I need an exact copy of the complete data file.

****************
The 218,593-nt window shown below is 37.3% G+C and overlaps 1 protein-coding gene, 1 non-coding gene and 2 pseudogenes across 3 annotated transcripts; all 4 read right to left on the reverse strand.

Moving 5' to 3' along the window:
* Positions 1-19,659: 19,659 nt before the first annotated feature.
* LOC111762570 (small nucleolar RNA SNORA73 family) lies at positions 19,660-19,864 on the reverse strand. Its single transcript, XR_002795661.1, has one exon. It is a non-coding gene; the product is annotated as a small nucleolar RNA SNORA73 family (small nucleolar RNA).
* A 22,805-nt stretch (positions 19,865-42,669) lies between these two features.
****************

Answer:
The 218,593-nt window shown below is 37.3% G+C and overlaps 1 protein-coding gene, 1 non-coding gene and 2 pseudogenes across 3 annotated transcripts; all 4 read right to left on the reverse strand.

Moving 5' to 3' along the window:
* Positions 1-19,659: 19,659 nt before the first annotated feature.
* LOC111762570 (small nucleolar RNA SNORA73 family) lies at positions 19,660-19,864 on the reverse strand. Its single transcript, XR_002795661.1, has one exon. It is a non-coding gene; the product is annotated as a small nucleolar RNA SNORA73 family (small nucleolar RNA).
* A 22,805-nt stretch (positions 19,865-42,669) lies between these two features.